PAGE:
The Chronicle of San Juan de la Peña: A Fourteenth-Century Official History of the Crown of Aragon

By Pedro IV; Lynn H. Nelson | Go to book overview

against the Saracens the wars that they were waging against each other. When King Alfonso received this apostolic command, he determined in his heart and vowed in reverence to God to make a journey to Santiago de Compostela.210 While making his pilgrimage, he negotiated peace and concord among the Christian kings of Spain through his emissaries. While making that pilgrimage, he sowed peace and harmony among them, where discord had ruled before. The greatest honor was shown to him by those with whom he became acquainted. The king did this to please God and obey the apostolic commands. He was unable to unite all of the rulers but in large measure brought them into harmony.

He then returned to his own land, where he found such a great want prevailing that the people were dying of famine, a famine that prevailed in almost the entire world.211 Moved by compassion and mercy, and in reverence of God, the king proceeded through his lands, distributing food to people about to perish from hunger. Traveling through his lands in this fashion, he came to the town of Perpignan, where he held a conference with the nobles and barons of Provence.

The count of Urgell at that time was Ermengol [VII, 1154-1184 ], who was killed along with his brother, Gauceran of Sales, by Christians in the city of Valencia, in the Year of Our Lord 1184.212

After some time had passed, the king was in Perpignan, confined by a grave illness, and made his testament, in which he named Pedro as his heir in the kingdom of Aragon and the counties of Barcelona, Besalú, Rosselló, and Cerdanya, and his son Alfonso in the county of Provence.

In the forty-second year of his age, he gloriously departed this life, in the Year of Our Lord 1196.213 He had reigned for thirty-four years, eight months, and eighteen days.


Chapter 34
KING PEDRO [II, 1196-1213] AND HIS DEEDS

King Alfonso's son, Pedro el Católico, reigned after him in the kingdom and counties named above. He was surnamed "the Catholic" because he was a supporter of the Church.214

The king's younger son, Alfonso, succeeded to the county of Provence [II, 1196-1209]. This very noble man married the niece of the count of Forcalquier, from whom he had a son called Ramón Berenguer [V, 1209- 1245], who succeeded him as count of Provence.

-56-

Notes for this page

Add a new note
If you are trying to select text to create highlights or citations, remember that you must now click or tap on the first word, and then click or tap on the last word.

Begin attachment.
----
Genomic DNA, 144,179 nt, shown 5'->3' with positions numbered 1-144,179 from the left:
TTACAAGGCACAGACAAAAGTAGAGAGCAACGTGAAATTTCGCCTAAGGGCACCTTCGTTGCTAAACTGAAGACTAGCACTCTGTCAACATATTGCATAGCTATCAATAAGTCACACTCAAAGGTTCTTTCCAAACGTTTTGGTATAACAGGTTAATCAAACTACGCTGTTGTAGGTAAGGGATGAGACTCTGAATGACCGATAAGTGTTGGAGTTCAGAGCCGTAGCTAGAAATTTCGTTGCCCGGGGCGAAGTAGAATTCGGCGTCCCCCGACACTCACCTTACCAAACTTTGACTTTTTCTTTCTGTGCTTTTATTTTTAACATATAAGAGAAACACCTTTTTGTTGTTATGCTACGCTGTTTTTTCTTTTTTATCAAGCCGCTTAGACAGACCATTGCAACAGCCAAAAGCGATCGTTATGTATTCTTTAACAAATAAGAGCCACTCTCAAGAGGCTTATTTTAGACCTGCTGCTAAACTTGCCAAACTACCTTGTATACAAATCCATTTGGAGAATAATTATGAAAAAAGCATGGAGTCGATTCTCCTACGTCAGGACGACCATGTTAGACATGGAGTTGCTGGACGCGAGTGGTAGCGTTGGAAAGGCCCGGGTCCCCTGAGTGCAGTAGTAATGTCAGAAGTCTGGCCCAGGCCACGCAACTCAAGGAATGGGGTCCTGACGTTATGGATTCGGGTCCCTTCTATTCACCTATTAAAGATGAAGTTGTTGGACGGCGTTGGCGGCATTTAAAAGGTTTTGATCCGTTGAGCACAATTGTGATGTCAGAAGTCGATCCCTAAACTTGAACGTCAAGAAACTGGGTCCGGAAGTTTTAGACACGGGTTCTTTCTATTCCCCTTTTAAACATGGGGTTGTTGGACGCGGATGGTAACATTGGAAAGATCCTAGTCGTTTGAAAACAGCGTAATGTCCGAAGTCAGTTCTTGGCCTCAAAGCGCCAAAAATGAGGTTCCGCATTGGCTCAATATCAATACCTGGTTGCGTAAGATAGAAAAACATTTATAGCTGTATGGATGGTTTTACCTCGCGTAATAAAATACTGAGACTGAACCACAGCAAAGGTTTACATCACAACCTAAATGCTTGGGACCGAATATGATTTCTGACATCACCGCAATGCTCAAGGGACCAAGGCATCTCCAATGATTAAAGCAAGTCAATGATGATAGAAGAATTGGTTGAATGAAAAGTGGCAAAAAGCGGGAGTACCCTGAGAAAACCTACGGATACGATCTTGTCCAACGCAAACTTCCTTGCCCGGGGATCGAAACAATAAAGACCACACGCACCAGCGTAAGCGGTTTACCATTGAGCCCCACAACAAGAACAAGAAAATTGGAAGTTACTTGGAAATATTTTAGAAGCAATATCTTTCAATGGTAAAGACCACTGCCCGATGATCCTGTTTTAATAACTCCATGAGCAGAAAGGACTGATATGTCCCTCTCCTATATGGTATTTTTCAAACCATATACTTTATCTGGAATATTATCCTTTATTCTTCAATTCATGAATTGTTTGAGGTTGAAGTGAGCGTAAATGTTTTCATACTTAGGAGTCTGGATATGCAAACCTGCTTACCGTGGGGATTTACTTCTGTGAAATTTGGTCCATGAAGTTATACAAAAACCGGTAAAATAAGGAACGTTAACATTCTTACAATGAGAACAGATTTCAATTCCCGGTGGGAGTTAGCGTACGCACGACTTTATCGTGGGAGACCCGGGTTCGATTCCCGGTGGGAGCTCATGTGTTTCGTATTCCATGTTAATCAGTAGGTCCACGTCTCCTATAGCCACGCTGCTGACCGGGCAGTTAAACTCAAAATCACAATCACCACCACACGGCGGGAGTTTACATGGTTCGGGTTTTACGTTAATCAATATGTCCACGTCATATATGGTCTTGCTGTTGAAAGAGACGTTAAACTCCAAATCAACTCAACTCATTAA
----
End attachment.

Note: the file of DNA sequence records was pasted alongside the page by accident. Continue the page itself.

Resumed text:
One moment ...
Default project is now your active project.
Project items
Notes
Cite this page

Cited page

Style
Citations are available only to our active members.
Buy instant access to cite pages or passages in MLA 8, MLA 7, APA and Chicago citation styles.

(Einhorn, 1992, p. 25)

(Einhorn 25)

(Einhorn 25)

1. Lois J. Einhorn, Abraham Lincoln, the Orator: Penetrating the Lincoln Legend (Westport, CT: Greenwood Press, 1992), 25, http://www.questia.com/read/27419298.

Note: primary sources have slightly different requirements for citation. Please see these guidelines for more information.

Cited page

Bookmark this page
The Chronicle of San Juan de la Peña: A Fourteenth-Century Official History of the Crown of Aragon
Table of contents

Table of contents

Settings

Settings

Typeface
Text size Smaller Larger Reset View mode
Search within

Search within this book

Look up

Look up a word

  • Dictionary
  • Thesaurus
Please submit a word or phrase above.
Print this page

Print this page

Why can't I print more than one page at a time?

Help
Full screen
Items saved from this book
  • Bookmarks
  • Highlights & Notes
  • Citations
/ 141

matching results for page

    Questia reader help

    How to highlight and cite specific passages

    1. Click or tap the first word you want to select.
    2. Click or tap the last word you want to select, and you’ll see everything in between get selected.
    3. You’ll then get a menu of options like creating a highlight or a citation from that passage of text.

    OK, got it!

    Cited passage

    Style
    Citations are available only to our active members.
    Buy instant access to cite pages or passages in MLA 8, MLA 7, APA and Chicago citation styles.

    "Portraying himself as an honest, ordinary person helped Lincoln identify with his audiences." (Einhorn, 1992, p. 25).

    "Portraying himself as an honest, ordinary person helped Lincoln identify with his audiences." (Einhorn 25)

    "Portraying himself as an honest, ordinary person helped Lincoln identify with his audiences." (Einhorn 25)

    "Portraying himself as an honest, ordinary person helped Lincoln identify with his audiences."1

    1. Lois J. Einhorn, Abraham Lincoln, the Orator: Penetrating the Lincoln Legend (Westport, CT: Greenwood Press, 1992), 25, http://www.questia.com/read/27419298.

    Cited passage

    Thanks for trying Questia!

    Please continue trying out our research tools, but please note, full functionality is available only to our active members.

    Your work will be lost once you leave this Web page.

    Buy instant access to save your work.

    Already a member? Log in now.

    Search by... Author
    Show... All Results Primary Sources Peer-reviewed

    Oops!

    An unknown error has occurred. Please click the button below to reload the page. If the problem persists, please try again in a little while.